- In the poorest counties in the country death rates from cervical cancer are two times higher than in other parts of the country. There are even differences within states when comparing metropolitan centers to rural communities, with those in the cities having better outcomes. All of this speaks volumes about the need to offer more available medical care and early detection, as well as making HPV vaccination available to all who are eligible nationwide. This alone would result in a rapid decline in cervical cancer deaths, which today account for nine deaths in young women ages 20-39 every week.
- And it’s not just cervical cancer where more deaths occur in rural counties: death rates are 40% higher for lung cancer and liver cancer as well. The incidence of lung cancer in Kentucky is 3.5 times greater in men than that in Utah. For women, the difference in death rates between the two states is 3.3 times greater in Kentucky compared to Utah.
- Then there are the concerns about the rising rates of colorectal cancer in folks younger than 55 at about 2% per year since the mid-1990s. That’s why the American Cancer Society recently recommended that routine screening for CRC in people at average risk be moved forward to 45 instead of the former recommendation to start at age 50.
Lung cancer is not immune to the unfortunate news:
- Notwithstanding the significant declines in cigarette smoking, we are starting to see higher rates of lung cancer in young women compared with men born around the 1960’s — and we don’t know the reason. It does not appear to be related to smoking behaviors, which serves to point out once again that we must view lung cancer as a disease in all its manifestations.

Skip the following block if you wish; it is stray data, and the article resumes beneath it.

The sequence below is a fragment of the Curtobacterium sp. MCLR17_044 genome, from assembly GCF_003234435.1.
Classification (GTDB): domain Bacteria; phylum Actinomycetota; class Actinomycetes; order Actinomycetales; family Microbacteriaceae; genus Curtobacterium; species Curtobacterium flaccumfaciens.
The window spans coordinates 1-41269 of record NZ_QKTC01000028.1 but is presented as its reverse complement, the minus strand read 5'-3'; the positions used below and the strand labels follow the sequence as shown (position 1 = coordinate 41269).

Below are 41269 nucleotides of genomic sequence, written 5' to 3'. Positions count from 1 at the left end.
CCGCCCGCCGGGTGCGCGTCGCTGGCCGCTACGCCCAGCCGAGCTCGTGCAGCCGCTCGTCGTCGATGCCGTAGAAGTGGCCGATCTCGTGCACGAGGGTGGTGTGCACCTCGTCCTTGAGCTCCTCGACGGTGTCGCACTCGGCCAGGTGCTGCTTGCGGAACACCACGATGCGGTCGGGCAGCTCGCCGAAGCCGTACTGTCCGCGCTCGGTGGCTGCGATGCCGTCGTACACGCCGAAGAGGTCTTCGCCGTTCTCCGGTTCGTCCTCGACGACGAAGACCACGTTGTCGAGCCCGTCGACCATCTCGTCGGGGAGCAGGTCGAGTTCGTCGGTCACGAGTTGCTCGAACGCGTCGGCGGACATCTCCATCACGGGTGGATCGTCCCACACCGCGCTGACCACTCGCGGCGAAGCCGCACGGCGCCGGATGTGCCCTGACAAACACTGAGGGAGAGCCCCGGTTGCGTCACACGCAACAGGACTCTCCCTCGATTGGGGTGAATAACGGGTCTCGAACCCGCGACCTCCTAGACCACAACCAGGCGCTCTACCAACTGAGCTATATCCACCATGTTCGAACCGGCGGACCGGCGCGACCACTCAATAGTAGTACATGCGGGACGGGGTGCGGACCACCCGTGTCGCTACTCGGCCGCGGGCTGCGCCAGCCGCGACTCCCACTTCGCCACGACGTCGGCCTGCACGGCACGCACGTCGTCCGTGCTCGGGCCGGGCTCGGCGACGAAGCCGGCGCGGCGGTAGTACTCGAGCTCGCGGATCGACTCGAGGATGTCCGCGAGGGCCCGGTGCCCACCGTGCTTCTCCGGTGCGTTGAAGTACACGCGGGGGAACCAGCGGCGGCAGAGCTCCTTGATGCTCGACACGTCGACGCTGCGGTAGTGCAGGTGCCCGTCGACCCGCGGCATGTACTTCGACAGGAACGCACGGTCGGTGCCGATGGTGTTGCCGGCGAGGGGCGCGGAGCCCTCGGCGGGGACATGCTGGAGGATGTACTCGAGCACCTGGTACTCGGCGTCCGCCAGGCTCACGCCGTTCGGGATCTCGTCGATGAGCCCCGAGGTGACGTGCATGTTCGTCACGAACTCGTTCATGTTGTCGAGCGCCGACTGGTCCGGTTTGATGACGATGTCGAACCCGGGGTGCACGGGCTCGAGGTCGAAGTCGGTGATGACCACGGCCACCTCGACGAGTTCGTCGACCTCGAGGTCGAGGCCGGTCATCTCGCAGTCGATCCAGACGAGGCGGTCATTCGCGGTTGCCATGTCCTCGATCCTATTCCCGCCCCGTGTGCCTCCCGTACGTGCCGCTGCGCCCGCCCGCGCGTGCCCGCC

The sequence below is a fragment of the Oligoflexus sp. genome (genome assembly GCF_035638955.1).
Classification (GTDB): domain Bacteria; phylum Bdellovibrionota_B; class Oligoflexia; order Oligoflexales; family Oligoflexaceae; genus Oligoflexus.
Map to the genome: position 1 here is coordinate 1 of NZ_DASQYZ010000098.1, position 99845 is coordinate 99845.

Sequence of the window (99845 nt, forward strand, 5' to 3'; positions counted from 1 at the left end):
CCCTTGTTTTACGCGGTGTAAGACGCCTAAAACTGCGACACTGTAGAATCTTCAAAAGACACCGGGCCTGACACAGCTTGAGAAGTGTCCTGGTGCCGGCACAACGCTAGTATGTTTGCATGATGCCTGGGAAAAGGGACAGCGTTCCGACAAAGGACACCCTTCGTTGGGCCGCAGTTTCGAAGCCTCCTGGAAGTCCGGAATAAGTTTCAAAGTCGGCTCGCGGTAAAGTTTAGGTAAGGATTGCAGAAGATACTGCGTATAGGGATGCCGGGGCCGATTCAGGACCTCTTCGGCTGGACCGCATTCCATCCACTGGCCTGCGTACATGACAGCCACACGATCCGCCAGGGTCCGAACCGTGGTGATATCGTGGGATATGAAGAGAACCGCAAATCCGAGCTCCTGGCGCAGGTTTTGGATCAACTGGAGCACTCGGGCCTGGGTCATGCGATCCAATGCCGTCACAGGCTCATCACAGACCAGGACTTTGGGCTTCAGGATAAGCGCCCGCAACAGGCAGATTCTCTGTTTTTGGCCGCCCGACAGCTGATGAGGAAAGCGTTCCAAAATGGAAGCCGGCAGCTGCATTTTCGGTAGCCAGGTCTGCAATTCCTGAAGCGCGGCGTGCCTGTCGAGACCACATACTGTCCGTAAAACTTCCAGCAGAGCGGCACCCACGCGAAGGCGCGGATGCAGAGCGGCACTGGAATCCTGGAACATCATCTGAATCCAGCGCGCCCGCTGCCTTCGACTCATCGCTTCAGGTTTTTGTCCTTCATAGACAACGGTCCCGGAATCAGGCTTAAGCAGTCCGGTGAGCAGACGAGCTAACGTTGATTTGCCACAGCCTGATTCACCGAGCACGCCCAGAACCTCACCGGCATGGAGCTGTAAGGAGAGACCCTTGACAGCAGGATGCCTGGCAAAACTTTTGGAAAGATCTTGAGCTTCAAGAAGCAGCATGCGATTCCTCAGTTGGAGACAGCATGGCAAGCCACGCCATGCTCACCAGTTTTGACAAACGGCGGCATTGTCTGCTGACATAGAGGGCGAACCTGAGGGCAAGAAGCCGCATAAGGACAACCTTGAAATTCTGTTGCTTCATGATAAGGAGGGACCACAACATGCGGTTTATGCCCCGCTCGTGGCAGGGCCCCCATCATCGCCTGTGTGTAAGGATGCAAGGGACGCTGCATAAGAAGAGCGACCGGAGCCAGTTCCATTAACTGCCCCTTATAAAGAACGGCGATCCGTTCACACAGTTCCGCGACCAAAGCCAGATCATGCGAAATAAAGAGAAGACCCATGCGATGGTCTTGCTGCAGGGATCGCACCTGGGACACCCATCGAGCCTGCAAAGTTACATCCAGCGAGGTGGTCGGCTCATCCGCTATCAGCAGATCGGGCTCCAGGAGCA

- And even for those we know to be at highest risk of lung cancer, the latest available information (from 2015) shows that only 4% of 6.8 million eligible Americans reported being screened for lung cancer with low-dose computed tomography — a technique that has been proven to reduce (although not eliminate) the probability of death from this disease which remains generally refractory to available treatments (although progress is certainly being made in that regard). Getting more people aware of lung cancer screening–along with educating them about the benefits and risks of the test — remains one of the opportunities and challenges for the year ahead.
So, what is the bottom line of all these numbers?
We are making progress in reducing the burden of cancer in this country. We have made strides; however, we could do far better. It wouldn’t necessarily take some great new breakthrough drug or procedure, although we are making considerable progress on that front as well.
No, for many the answer isn’t necessarily the great breakthrough. It’s the everyday blocking and tackling that will continue to make a real difference: healthy lifestyles, access to accurate information (such as that found on our website at cancer.org) and access to care. It’s about making certain everyone has that access no matter their circumstances, no matter where they live.
If we would do that and continue our research into the causes of cancer and the development of new drugs as well as determining the best ways to use those treatments we already have, then this march towards progress will continue. If we don’t do that, then we have only ourselves and our commitment to hold accountable.
J. Leonard Lichtenfeld is deputy chief medical officer, American Cancer Society. He blogs at Dr. Len’s Cancer Blog.